I had a telephone call from a former client a month or so ago. He was in a bit of a panic because we was suffering from the Google “red screen of doom”. Having been in IT for a while, I’ve been familiar with Microsoft’s “blue screen of death” but this was something that was new to me, or so I thought and so I asked for more information.
He asked me to do a search for his company on Google – which I did – and his company came top of the search results, which was good. What was less good – much less good – was the stark warning, inserted by Google, that “This site may harm your computer” .
I switched to my Chromebook – which is impervious to all known computer malware – and clicked through to the website – only to be blocked by the “Google red screen of doom”
Although there was nothing to buy on my client’s site, it did host a range of technical papers and specification sheets that were vital for his clients and this attack was already having an impact on his business. Action was desperately needed.
The site was originally built 7 years ago and nothing much had changed, including the access data required to log-in to the host. So, I logged in and saw that a number of .js files had newer dates on them than the rest of the content, confirming that the site had been hacked and a small number of files altered so that they could be used to force malware downloads on to the computers of unsuspecting visitors.
The next step was to delete all of the website files, just to be on the safe side, and create a new, simple, home page with contact details and links to the most popular PDFs so that clients would be able to access the information they required.
Next was to see what Google had found by logging in to the Google Webmaster Toolkit account for the website- www.google.com/webmaster.
There were a number of warnings relating to suspicious activity on the site that had gone unread, simply because my client had changed email addresses, was unable to access the original email account and had not updated his Webmaster Tools account with the new address.
Webmaster Tools advised of the type of threat that had been set up on the site and provided other, valuable, information along with a reporting tool that enabled me to advise Google of the actions taken to remove the threat.
Clicking “Send” was quickly followed by a confirmation message from Google that they would look at my message within 18 hours – a time frame that I thought was commendably fast. They were as good as their word and within 18 hours had checked the website to make sure it was clean and had removed all warnings and red screens of doom – my client was back up and running.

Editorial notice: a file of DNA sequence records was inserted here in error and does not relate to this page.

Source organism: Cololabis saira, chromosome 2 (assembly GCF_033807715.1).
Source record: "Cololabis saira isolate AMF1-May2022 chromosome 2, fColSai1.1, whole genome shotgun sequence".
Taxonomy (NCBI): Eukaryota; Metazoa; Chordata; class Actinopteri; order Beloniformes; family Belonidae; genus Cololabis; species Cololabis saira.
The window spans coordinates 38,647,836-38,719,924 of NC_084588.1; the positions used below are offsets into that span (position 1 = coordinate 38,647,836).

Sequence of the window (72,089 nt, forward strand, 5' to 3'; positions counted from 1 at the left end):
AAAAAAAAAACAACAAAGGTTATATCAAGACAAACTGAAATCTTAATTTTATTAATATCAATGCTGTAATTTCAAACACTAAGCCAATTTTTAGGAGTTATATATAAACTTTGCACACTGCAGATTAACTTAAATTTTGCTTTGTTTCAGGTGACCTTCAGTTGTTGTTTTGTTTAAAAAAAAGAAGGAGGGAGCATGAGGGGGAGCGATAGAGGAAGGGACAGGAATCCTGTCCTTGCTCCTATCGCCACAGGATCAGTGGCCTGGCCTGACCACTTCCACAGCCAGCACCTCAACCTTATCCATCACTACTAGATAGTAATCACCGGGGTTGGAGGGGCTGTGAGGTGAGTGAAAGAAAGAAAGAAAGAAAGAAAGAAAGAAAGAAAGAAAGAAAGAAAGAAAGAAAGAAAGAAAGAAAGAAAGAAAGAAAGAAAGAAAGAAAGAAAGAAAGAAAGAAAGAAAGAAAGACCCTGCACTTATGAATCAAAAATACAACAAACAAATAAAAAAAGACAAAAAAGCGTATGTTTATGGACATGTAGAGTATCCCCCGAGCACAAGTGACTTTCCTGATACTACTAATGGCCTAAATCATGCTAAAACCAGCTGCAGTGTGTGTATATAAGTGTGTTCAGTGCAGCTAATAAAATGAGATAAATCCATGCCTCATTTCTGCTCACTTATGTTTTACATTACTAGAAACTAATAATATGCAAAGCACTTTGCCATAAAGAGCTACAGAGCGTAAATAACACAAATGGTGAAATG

However, we didn’t leave it there. The original site was old, used old code and the web hosts weren’t the most responsive – telephone calls to their support line either went unanswered or, when answered, were as much use as the proverbial chocolate teapot and so the decision was made to move the hosting to a more secure provider and to work on a plan to develop a new website.
The moral of this tale is simple. Make sure that you use the Google Webmaster Toolkit!
It’s the only way to let Google know what you’ve done should your site fall victim to an attack, keep your Toolkit account up to date and only use a web host that you know provides good security and a decent level of support.
And please don’t think that you’re immune – small businesses are the most targeted, the presumption being that their security is weaker than measures put in place by larger organisations and there are a number of websites that I keep an eye on that are attacked many times a day. However, being hosted on a secure platform with monitoring in place means that I am kept aware of the threats and can take remedial action, if required, very quickly.
To date, none has been required.
If you are worried by the security of your website, or your IT systems, please give me a call on 01793 238020 or email me, email@example.com for a confidential, impartial, and free chat about your security concerns